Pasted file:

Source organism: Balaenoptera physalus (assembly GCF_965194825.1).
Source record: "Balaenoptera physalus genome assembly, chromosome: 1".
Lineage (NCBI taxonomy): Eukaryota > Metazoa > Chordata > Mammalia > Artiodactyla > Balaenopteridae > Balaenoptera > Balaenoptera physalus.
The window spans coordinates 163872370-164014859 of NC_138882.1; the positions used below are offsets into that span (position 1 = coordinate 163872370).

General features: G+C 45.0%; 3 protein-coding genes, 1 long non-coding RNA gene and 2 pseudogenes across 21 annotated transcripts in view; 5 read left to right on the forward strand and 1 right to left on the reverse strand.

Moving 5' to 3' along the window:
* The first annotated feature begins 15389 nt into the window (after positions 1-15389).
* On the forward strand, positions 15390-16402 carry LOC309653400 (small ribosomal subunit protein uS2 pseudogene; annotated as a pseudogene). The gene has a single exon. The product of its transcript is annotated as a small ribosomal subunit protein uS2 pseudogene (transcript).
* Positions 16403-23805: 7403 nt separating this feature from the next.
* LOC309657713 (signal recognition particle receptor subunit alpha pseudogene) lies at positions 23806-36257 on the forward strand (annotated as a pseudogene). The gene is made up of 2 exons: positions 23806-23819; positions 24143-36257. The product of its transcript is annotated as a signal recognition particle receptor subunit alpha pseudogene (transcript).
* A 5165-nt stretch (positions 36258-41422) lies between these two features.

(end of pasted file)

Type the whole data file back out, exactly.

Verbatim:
Source organism: Balaenoptera physalus (assembly GCF_965194825.1).
Source record: "Balaenoptera physalus genome assembly, chromosome: 1".
Lineage (NCBI taxonomy): Eukaryota > Metazoa > Chordata > Mammalia > Artiodactyla > Balaenopteridae > Balaenoptera > Balaenoptera physalus.
The window spans coordinates 163872370-164014859 of NC_138882.1; the positions used below are offsets into that span (position 1 = coordinate 163872370).

General features: G+C 45.0%; 3 protein-coding genes, 1 long non-coding RNA gene and 2 pseudogenes across 21 annotated transcripts in view; 5 read left to right on the forward strand and 1 right to left on the reverse strand.

Moving 5' to 3' along the window:
* The first annotated feature begins 15389 nt into the window (after positions 1-15389).
* On the forward strand, positions 15390-16402 carry LOC309653400 (small ribosomal subunit protein uS2 pseudogene; annotated as a pseudogene). The gene has a single exon. The product of its transcript is annotated as a small ribosomal subunit protein uS2 pseudogene (transcript).
* Positions 16403-23805: 7403 nt separating this feature from the next.
* LOC309657713 (signal recognition particle receptor subunit alpha pseudogene) lies at positions 23806-36257 on the forward strand (annotated as a pseudogene). The gene is made up of 2 exons: positions 23806-23819; positions 24143-36257. The product of its transcript is annotated as a signal recognition particle receptor subunit alpha pseudogene (transcript).
* A 5165-nt stretch (positions 36258-41422) lies between these two features.